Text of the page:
Only a small fall in emissions despite EV sales boom
Reports show that Utes and SUVs are trending – tipping the emissions scales out of balance. Electric vehicle sales are booming, however, only a small change in car emissions have been recorded.
Australia has seen just a two percent fall in CO2 emissions from new cars sold last year whilst sales of electric vehicles tripled. According to the National Transmission Commission (NTC), Australians are buying Utes and SUVs in high numbers with both these segments typically having less EVs available to purchase. Sales of 4×4 and 4×2 utes increased by more than 43,000 in 2021 and SUVs went up by around 25,000. The emissions intensity of these popular vehicles exceeds 210g/km but Australia is yet to have an electric ute vehicle option.
Cars driven are the largest contributor of Australia’s CO2 emissions within the transport sector, accounting for 18% of total emissions. The NTC report uses data from the Federal Chamber of Automotive Industries (FCAI), showing that half of new car sales in 2021 were SUVs, a quarter more of total sales than a decade ago. This evidence highlights that Australia is falling further and further behind in emissions than other countries – a topic that continues to be in discussion at the inaugural Electric vehicle summit over the years.
A particular observation that was noted in the report was that Australia’s total CO2 output for small SUVs and lighter passenger vehicles would have reduced by 91%, and larger utes and SUVs would be down 47% if all new cars sold were CO2 friendly. Australia’s best-in-class for CO2 emission vehicles represent only 0.23% of the country’s 18.4 million cars and light commercial vehicles that are on our roads. At this point in time, Australia’s battery-powered and plug-in electric vehicles have some catching up to do compared to other countries.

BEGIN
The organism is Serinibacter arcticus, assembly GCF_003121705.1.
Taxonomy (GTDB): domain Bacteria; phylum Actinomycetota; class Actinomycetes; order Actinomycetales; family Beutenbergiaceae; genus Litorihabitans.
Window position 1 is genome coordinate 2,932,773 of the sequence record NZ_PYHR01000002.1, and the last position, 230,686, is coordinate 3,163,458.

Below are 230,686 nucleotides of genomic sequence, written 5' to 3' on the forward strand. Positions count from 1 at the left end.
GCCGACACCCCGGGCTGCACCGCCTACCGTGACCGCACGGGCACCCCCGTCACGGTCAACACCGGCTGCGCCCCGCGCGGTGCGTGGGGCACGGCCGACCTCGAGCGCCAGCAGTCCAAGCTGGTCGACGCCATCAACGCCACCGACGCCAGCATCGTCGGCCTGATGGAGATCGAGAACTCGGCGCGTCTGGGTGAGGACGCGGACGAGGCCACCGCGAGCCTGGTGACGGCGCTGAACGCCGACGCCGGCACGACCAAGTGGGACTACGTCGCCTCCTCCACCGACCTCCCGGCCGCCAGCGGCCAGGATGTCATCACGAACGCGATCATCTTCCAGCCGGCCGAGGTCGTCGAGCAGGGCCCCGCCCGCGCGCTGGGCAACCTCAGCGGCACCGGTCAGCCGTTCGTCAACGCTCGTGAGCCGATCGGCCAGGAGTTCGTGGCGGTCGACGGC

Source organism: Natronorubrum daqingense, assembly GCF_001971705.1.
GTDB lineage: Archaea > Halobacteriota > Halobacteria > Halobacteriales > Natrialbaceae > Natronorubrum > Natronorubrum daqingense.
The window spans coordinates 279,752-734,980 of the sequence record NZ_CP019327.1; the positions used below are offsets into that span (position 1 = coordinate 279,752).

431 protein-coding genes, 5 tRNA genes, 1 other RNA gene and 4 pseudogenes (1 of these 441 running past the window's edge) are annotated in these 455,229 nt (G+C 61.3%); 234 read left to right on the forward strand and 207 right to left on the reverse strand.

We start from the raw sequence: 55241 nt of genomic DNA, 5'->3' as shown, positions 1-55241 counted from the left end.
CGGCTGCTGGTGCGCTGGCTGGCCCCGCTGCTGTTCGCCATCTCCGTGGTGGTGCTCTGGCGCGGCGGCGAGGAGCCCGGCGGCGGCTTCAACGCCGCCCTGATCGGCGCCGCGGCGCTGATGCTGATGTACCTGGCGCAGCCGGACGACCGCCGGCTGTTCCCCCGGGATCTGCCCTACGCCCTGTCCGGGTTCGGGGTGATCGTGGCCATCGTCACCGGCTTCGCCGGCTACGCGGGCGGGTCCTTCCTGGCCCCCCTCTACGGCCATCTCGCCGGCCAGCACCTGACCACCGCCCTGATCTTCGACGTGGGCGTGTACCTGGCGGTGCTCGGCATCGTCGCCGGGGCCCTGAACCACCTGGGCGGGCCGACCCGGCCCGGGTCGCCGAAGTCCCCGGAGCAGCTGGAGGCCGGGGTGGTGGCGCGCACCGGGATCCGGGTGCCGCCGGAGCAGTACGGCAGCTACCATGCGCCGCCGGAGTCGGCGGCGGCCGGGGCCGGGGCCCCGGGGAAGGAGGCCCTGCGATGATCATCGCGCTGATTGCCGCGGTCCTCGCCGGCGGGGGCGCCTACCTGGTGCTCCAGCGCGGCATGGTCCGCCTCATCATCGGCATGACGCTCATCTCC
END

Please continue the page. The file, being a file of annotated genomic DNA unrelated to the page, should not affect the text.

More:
If we were to base ourselves upon the trends observed from other countries, a significant increase in investment in public recharge stations , adoption of emission standards, preferential tax arrangements, and incentives would help Australia towards a significant uptake in greener vehicles.
As of the start of August, the current global price average of petrol was $2.01 per litre compared to Australia’s average price of petrol of $1.817 as stated by the “Global Petrol Prices”. Cleaner fuel and lower emissions are on the way but for all motorists, there is a price to pay.